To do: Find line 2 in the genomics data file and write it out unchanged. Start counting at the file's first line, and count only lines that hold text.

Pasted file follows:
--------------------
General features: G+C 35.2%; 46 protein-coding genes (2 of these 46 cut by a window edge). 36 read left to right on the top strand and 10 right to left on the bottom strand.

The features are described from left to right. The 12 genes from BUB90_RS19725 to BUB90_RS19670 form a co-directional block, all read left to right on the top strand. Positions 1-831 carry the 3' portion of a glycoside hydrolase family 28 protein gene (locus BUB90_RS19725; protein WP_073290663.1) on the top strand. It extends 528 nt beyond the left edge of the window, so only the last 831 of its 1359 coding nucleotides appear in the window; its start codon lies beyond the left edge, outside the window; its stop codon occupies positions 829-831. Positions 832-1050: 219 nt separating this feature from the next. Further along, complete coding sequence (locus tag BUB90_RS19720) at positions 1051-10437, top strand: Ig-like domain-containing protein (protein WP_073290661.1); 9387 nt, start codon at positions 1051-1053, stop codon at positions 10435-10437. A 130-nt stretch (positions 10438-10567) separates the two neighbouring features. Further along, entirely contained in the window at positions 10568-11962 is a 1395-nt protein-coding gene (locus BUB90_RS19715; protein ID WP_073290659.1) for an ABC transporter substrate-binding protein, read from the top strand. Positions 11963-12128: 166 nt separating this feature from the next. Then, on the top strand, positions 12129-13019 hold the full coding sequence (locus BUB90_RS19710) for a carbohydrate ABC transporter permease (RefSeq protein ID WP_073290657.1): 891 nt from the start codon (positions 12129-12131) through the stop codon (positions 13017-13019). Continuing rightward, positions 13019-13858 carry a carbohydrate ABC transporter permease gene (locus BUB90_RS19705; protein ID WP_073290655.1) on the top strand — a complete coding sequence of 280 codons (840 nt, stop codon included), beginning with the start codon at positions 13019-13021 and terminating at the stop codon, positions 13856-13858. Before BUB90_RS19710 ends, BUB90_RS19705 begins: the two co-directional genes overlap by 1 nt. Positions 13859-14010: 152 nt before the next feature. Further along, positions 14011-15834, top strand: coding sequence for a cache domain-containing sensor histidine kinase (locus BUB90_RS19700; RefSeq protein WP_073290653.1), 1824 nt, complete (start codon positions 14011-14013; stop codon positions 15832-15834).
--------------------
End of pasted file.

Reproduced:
The features are described from left to right. The 12 genes from BUB90_RS19725 to BUB90_RS19670 form a co-directional block, all read left to right on the top strand. Positions 1-831 carry the 3' portion of a glycoside hydrolase family 28 protein gene (locus BUB90_RS19725; protein WP_073290663.1) on the top strand. It extends 528 nt beyond the left edge of the window, so only the last 831 of its 1359 coding nucleotides appear in the window; its start codon lies beyond the left edge, outside the window; its stop codon occupies positions 829-831. Positions 832-1050: 219 nt separating this feature from the next. Further along, complete coding sequence (locus tag BUB90_RS19720) at positions 1051-10437, top strand: Ig-like domain-containing protein (protein WP_073290661.1); 9387 nt, start codon at positions 1051-1053, stop codon at positions 10435-10437. A 130-nt stretch (positions 10438-10567) separates the two neighbouring features. Further along, entirely contained in the window at positions 10568-11962 is a 1395-nt protein-coding gene (locus BUB90_RS19715; protein ID WP_073290659.1) for an ABC transporter substrate-binding protein, read from the top strand. Positions 11963-12128: 166 nt separating this feature from the next. Then, on the top strand, positions 12129-13019 hold the full coding sequence (locus BUB90_RS19710) for a carbohydrate ABC transporter permease (RefSeq protein ID WP_073290657.1): 891 nt from the start codon (positions 12129-12131) through the stop codon (positions 13017-13019). Continuing rightward, positions 13019-13858 carry a carbohydrate ABC transporter permease gene (locus BUB90_RS19705; protein ID WP_073290655.1) on the top strand — a complete coding sequence of 280 codons (840 nt, stop codon included), beginning with the start codon at positions 13019-13021 and terminating at the stop codon, positions 13856-13858. Before BUB90_RS19710 ends, BUB90_RS19705 begins: the two co-directional genes overlap by 1 nt. Positions 13859-14010: 152 nt before the next feature. Further along, positions 14011-15834, top strand: coding sequence for a cache domain-containing sensor histidine kinase (locus BUB90_RS19700; RefSeq protein WP_073290653.1), 1824 nt, complete (start codon positions 14011-14013; stop codon positions 15832-15834).